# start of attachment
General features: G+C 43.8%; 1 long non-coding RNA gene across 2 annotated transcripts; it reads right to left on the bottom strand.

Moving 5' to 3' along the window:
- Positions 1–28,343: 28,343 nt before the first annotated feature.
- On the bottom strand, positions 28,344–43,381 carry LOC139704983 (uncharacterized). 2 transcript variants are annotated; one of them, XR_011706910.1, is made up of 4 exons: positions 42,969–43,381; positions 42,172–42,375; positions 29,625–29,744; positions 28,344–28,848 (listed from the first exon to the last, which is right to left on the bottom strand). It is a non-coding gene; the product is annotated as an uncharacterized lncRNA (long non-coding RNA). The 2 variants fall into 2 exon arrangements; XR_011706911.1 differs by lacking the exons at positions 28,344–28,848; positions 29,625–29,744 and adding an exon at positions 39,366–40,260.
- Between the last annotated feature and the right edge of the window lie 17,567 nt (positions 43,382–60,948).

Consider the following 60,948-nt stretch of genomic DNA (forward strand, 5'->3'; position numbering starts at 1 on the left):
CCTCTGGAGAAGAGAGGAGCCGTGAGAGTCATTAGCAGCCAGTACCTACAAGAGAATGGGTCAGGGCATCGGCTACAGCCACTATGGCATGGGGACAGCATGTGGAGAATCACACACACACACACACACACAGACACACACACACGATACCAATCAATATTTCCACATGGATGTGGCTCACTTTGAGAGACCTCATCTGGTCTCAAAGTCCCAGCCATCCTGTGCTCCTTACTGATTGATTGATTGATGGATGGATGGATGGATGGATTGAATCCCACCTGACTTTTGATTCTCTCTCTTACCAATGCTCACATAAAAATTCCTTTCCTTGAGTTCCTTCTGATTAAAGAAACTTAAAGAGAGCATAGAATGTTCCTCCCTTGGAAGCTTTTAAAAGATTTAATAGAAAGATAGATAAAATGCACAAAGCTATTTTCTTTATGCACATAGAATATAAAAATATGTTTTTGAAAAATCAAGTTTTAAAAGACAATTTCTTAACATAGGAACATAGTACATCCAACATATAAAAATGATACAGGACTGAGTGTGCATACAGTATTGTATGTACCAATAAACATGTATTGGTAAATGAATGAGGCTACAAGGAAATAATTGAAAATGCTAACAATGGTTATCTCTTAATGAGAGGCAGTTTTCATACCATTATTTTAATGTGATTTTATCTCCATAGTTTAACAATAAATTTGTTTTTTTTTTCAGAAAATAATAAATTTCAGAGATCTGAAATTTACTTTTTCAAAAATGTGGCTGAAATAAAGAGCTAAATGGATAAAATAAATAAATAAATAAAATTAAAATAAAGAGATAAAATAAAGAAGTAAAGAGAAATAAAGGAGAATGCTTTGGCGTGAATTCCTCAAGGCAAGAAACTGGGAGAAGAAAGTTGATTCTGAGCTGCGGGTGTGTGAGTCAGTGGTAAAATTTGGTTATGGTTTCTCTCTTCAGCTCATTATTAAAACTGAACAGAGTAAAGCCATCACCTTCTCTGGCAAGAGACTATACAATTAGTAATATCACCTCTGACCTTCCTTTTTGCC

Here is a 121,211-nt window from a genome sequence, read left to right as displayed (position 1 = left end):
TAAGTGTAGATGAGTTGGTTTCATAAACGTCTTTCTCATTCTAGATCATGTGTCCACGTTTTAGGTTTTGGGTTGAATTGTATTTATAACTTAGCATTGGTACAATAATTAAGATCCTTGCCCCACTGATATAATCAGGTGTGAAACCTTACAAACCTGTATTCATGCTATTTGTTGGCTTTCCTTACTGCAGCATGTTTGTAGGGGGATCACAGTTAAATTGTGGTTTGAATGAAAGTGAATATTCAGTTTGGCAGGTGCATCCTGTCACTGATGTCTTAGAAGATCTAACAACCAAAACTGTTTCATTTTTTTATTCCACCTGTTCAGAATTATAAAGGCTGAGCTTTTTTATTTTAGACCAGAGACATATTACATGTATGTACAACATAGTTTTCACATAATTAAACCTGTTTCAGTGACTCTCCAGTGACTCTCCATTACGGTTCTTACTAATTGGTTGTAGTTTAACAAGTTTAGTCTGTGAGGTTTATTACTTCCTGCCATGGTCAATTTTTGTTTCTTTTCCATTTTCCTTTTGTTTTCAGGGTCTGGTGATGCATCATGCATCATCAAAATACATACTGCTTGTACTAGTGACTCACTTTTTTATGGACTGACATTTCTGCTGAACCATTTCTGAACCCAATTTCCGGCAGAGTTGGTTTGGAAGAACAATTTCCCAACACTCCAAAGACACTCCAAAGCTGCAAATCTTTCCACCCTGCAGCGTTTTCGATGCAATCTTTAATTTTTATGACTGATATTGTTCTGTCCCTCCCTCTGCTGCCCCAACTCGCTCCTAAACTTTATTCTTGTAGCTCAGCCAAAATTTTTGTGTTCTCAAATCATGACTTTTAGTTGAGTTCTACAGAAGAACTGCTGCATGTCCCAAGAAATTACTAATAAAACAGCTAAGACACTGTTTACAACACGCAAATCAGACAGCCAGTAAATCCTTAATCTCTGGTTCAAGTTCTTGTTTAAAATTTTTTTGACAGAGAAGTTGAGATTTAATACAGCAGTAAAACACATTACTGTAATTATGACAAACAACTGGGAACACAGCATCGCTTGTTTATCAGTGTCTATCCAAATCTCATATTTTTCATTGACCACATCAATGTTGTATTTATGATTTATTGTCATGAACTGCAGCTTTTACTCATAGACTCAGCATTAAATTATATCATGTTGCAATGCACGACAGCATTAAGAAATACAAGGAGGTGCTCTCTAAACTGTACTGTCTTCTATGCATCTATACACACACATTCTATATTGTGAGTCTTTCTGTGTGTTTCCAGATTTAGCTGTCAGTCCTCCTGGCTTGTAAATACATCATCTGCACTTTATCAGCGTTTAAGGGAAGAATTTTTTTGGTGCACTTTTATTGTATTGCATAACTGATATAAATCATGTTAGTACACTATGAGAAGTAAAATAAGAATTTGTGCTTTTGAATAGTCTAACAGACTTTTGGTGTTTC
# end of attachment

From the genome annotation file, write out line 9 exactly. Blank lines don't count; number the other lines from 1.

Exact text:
TAAGTGTAGATGAGTTGGTTTCATAAACGTCTTTCTCATTCTAGATCATGTGTCCACGTTTTAGGTTTTGGGTTGAATTGTATTTATAACTTAGCATTGGTACAATAATTAAGATCCTTGCCCCACTGATATAATCAGGTGTGAAACCTTACAAACCTGTATTCATGCTATTTGTTGGCTTTCCTTACTGCAGCATGTTTGTAGGGGGATCACAGTTAAATTGTGGTTTGAATGAAAGTGAATATTCAGTTTGGCAGGTGCATCCTGTCACTGATGTCTTAGAAGATCTAACAACCAAAACTGTTTCATTTTTTTATTCCACCTGTTCAGAATTATAAAGGCTGAGCTTTTTTATTTTAGACCAGAGACATATTACATGTATGTACAACATAGTTTTCACATAATTAAACCTGTTTCAGTGACTCTCCAGTGACTCTCCATTACGGTTCTTACTAATTGGTTGTAGTTTAACAAGTTTAGTCTGTGAGGTTTATTACTTCCTGCCATGGTCAATTTTTGTTTCTTTTCCATTTTCCTTTTGTTTTCAGGGTCTGGTGATGCATCATGCATCATCAAAATACATACTGCTTGTACTAGTGACTCACTTTTTTATGGACTGACATTTCTGCTGAACCATTTCTGAACCCAATTTCCGGCAGAGTTGGTTTGGAAGAACAATTTCCCAACACTCCAAAGACACTCCAAAGCTGCAAATCTTTCCACCCTGCAGCGTTTTCGATGCAATCTTTAATTTTTATGACTGATATTGTTCTGTCCCTCCCTCTGCTGCCCCAACTCGCTCCTAAACTTTATTCTTGTAGCTCAGCCAAAATTTTTGTGTTCTCAAATCATGACTTTTAGTTGAGTTCTACAGAAGAACTGCTGCATGTCCCAAGAAATTACTAATAAAACAGCTAAGACACTGTTTACAACACGCAAATCAGACAGCCAGTAAATCCTTAATCTCTGGTTCAAGTTCTTGTTTAAAATTTTTTTGACAGAGAAGTTGAGATTTAATACAGCAGTAAAACACATTACTGTAATTATGACAAACAACTGGGAACACAGCATCGCTTGTTTATCAGTGTCTATCCAAATCTCATATTTTTCATTGACCACATCAATGTTGTATTTATGATTTATTGTCATGAACTGCAGCTTTTACTCATAGACTCAGCATTAAATTATATCATGTTGCAATGCACGACAGCATTAAGAAATACAAGGAGGTGCTCTCTAAACTGTACTGTCTTCTATGCATCTATACACACACATTCTATATTGTGAGTCTTTCTGTGTGTTTCCAGATTTAGCTGTCAGTCCTCCTGGCTTGTAAATACATCATCTGCACTTTATCAGCGTTTAAGGGAAGAATTTTTTTGGTGCACTTTTATTGTATTGCATAACTGATATAAATCATGTTAGTACACTATGAGAAGTAAAATAAGAATTTGTGCTTTTGAATAGTCTAACAGACTTTTGGTGTTTC